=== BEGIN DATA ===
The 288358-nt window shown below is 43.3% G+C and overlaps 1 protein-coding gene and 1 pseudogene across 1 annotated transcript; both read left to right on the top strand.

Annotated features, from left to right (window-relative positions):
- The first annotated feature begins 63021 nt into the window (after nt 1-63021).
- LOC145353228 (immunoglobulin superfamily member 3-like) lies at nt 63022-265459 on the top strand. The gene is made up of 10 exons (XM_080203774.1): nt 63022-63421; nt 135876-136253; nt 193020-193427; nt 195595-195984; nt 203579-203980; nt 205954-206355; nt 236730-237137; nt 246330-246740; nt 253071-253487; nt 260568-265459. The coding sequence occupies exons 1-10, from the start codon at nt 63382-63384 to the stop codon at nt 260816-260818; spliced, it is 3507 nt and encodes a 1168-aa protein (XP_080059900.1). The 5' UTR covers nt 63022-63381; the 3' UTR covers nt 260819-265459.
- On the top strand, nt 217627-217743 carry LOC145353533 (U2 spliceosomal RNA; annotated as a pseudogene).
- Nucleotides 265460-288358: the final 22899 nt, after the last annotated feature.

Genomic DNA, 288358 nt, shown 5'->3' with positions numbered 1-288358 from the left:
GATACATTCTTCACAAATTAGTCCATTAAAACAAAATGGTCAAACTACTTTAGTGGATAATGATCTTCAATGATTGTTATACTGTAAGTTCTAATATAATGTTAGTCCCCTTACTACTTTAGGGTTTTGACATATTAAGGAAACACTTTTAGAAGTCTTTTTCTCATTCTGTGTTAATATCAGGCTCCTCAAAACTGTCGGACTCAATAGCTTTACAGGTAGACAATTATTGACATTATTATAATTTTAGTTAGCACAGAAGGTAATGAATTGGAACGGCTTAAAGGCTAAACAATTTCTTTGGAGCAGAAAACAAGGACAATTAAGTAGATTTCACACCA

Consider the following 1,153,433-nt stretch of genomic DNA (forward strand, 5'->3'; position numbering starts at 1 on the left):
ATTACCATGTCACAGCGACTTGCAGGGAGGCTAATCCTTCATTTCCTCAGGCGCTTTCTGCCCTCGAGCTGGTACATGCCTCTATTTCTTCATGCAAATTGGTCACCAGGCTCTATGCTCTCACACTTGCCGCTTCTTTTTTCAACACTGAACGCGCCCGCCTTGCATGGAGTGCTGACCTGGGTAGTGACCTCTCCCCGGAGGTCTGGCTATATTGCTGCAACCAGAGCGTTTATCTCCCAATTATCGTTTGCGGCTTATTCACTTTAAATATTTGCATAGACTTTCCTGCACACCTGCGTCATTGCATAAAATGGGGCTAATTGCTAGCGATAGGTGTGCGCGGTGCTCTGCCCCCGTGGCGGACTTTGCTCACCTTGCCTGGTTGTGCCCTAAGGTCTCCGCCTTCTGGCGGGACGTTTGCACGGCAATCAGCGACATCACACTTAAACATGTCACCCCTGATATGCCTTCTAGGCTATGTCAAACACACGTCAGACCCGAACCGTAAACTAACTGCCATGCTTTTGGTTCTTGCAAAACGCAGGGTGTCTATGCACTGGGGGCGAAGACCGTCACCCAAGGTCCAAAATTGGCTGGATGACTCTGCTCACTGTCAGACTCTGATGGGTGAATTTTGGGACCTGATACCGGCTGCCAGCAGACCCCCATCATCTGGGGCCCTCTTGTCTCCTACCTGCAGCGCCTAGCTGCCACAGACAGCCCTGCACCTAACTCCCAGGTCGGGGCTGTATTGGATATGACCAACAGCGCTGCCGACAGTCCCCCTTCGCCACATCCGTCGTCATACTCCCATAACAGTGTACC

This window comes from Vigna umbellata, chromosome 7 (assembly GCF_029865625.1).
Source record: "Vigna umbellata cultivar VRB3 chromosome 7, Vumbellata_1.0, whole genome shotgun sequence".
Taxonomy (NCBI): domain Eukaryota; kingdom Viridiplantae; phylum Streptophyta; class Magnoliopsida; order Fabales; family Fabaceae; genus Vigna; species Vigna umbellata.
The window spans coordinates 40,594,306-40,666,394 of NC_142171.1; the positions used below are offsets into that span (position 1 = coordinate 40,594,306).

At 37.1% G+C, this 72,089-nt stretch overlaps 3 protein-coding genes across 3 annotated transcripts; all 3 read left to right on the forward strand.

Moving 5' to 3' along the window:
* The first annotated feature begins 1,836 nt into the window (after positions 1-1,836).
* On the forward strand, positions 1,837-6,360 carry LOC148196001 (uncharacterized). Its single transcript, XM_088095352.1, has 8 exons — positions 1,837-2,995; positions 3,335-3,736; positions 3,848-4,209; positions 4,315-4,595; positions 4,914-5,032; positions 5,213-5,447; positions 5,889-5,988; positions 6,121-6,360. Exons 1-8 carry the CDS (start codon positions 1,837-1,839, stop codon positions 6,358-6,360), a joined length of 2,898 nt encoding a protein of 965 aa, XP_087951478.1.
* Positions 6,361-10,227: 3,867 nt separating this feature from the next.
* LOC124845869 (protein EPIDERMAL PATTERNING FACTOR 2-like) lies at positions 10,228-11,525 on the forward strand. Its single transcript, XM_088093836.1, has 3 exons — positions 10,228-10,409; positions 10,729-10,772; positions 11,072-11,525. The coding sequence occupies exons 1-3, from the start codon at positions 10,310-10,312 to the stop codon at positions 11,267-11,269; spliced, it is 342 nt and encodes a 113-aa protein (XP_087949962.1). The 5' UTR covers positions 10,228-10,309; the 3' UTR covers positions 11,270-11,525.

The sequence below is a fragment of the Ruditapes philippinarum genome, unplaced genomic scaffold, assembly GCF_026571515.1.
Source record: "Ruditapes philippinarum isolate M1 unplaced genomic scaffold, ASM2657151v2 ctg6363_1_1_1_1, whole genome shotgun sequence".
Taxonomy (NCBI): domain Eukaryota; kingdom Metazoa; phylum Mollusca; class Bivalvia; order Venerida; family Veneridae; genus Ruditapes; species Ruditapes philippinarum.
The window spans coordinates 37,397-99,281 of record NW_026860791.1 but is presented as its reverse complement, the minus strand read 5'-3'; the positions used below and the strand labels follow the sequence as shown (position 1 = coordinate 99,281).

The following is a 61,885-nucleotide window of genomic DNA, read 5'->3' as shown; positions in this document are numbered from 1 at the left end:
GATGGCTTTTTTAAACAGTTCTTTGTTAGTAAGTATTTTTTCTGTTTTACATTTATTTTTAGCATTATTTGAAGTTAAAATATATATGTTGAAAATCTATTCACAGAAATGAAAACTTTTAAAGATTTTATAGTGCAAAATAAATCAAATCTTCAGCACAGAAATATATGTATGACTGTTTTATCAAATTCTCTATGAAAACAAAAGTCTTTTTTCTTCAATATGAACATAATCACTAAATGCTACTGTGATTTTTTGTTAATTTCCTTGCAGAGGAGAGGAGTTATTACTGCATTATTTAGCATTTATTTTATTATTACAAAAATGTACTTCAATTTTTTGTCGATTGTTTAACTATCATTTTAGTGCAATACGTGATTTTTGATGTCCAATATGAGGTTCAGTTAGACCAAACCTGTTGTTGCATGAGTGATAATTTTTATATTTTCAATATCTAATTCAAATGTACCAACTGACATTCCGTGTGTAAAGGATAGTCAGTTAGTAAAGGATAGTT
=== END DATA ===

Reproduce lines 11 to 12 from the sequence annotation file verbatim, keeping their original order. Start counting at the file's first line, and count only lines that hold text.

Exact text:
This window comes from Vigna umbellata, chromosome 7 (assembly GCF_029865625.1).
Source record: "Vigna umbellata cultivar VRB3 chromosome 7, Vumbellata_1.0, whole genome shotgun sequence".